There are solutions to Trions problem. The only question is whether they’ll take advantage of them or stick with their guns. Right now, they have no intention doing anything except wait for players to quit. That’s bad for business and really bad for a game that requires a strong population.

Sexy or Sexualized No. 7

Gotta love the Hawkeye Initiative. It takes something people are undecided about and makes it so clear to see.

The past few weeks it’s seemed difficult for us to tell when something is simply sexy, and I guess that actually makes sense. Sexy is subjective. It’s about attraction. I may find something attractive that you don’t. But isn’t there a commonly or popularly understood definition for sexy too? Sure. We can tell when a picture is trying to be sexy in our culture. It still might not attract us in that way though.

Sexualization on the other hand …well. It’s like looking at Greek columns and knowing an Ionic from a Corinthian.

Making an Effort: Game Accessibility

Thanks to Simcha and Belgast for mentioning a new feature of Final Fantasy XIV which makes the game more enjoyable for those with hearing impairments. They’ve introduced a waveform system that allows players to visualize the sounds and effects. Right now it’s only available for Windows, but I just thought this was worth pointing out.

This is what “making an effort” looks like, folks. You can read about it in the patch notes here and see pics below.

This slideshow requires JavaScript.

New accessibility settings have been added to the System Configuration menu. (Windows® version only)
The FINAL FANTASY XIV team strives to provide an enjoyable, accessible gaming experience for all of our players.
As part of this continuing endeavor, we have implemented an experimental new visual alert feature.
* Due to system limitations, this feature will only be available on the Windows® version of the game.

About Visual Alerts
The option to enable a visual representation of sound waves has been implemented for the benefit of our hard-of-hearing players. With this feature enabled, players will see a visual representation of the various sounds emitted within in the game. We hope that this will prove useful, as well as convey the sense that the world of Eorzea is alive with sound.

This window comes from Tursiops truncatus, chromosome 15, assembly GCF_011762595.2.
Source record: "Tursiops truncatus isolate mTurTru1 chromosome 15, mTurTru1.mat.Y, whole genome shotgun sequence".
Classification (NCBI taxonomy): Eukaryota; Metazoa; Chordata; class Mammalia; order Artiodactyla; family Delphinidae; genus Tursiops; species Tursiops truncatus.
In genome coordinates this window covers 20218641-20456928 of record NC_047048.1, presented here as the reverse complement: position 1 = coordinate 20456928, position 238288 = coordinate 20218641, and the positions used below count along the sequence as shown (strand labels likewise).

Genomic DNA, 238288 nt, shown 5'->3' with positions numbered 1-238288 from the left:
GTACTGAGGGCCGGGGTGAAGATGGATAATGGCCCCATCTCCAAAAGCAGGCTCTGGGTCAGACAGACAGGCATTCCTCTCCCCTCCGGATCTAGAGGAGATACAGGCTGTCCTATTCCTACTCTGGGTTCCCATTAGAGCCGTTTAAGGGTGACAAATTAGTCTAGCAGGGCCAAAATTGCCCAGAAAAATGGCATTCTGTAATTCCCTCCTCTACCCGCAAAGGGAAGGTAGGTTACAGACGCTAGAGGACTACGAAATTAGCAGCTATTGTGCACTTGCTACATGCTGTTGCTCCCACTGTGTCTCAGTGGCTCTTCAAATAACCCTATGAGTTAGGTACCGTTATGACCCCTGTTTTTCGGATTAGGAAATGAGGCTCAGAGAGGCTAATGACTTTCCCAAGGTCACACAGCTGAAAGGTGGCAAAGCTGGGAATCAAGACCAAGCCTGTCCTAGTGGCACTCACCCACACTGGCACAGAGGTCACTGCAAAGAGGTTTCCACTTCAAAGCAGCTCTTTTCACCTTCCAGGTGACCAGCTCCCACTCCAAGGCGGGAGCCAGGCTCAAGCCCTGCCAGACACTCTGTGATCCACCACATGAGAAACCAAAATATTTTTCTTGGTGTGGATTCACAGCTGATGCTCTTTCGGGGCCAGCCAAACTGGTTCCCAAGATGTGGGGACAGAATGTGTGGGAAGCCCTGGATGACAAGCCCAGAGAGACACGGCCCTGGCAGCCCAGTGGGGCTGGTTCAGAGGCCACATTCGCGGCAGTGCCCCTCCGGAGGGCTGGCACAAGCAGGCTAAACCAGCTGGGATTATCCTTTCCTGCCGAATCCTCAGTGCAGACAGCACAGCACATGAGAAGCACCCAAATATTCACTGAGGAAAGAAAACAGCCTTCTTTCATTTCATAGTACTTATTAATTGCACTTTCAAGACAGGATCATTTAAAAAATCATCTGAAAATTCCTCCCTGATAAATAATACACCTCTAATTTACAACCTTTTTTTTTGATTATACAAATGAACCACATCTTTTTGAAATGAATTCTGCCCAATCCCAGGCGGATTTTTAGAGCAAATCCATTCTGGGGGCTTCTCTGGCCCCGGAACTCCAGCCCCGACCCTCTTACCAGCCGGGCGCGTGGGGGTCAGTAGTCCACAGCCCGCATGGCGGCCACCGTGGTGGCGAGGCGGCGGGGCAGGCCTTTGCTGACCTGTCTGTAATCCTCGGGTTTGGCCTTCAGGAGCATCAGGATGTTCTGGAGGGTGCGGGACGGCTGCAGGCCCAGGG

Sounds are visualized as waveforms, with three categories of sounds (see below) each represented by a different color. These visualizations are connected to the game’s volume settings, so the size of the visualizations may be adjusted by adjusting your volume settings.

Blue: Background music
Red: System alerts
Green: Sound effects, ambient sounds, voices

Who Are You Talking To?

Do you know your audience as a writer? Who are the readers you’re trying to reach? And do you write mostly for them or do you write in the hopes of attracting others unlike you?

It takes a lot of time for a blogger to get to know their audience. But for game bloggers the experience usually starts off as a passion for a particular game and, in a way, you immediately know who your audience is. So there are bloggers who got started writing about World of Warcraft and anyone who plays that game might be interested in what they’re writing. Players from Wildstar or Star Wars might find it interesting too, but the target audience is clearly players who like the same games as you do.

This is the same with social justice, though it seems to be poorly understood. I can’t count how many times I’ve had readers wonder who I’m writing for. Well …for you. The person who read it.

I think over the years I’ve come to know my audience pretty well. I know what riles up my readers and what makes them feel good about themselves. I know what they might find amusing or the kinds of games they might play. In a way, bloggers even come to know things about our readers that are a little …intimate. For example, some bloggers know what makes their readers uncomfortable. That might be why they know which issues to avoid and which issues will net them more page views than usual. Writers get to know their audience and their own writing. For those who have been at it for a few years, you know exactly the kind of response (or lack thereof) to any given topic you publish.

And the audience knows their writers much of the time too.

Almost every one I’ve come to know through blogging who has heard me speak for the first time has been surprised. Because of the intensity of my writing at times, a lot of people imagine I speak more loudly than I actually do. Because of the tenor of my writing some have come to think I’m a talker, but those of you who’ve talked to me have learned that’s not the case either. So in a sense, blogging gives the reader and writer this weird space to imagine who the person really is, but also to invent the person behind the monitor completely.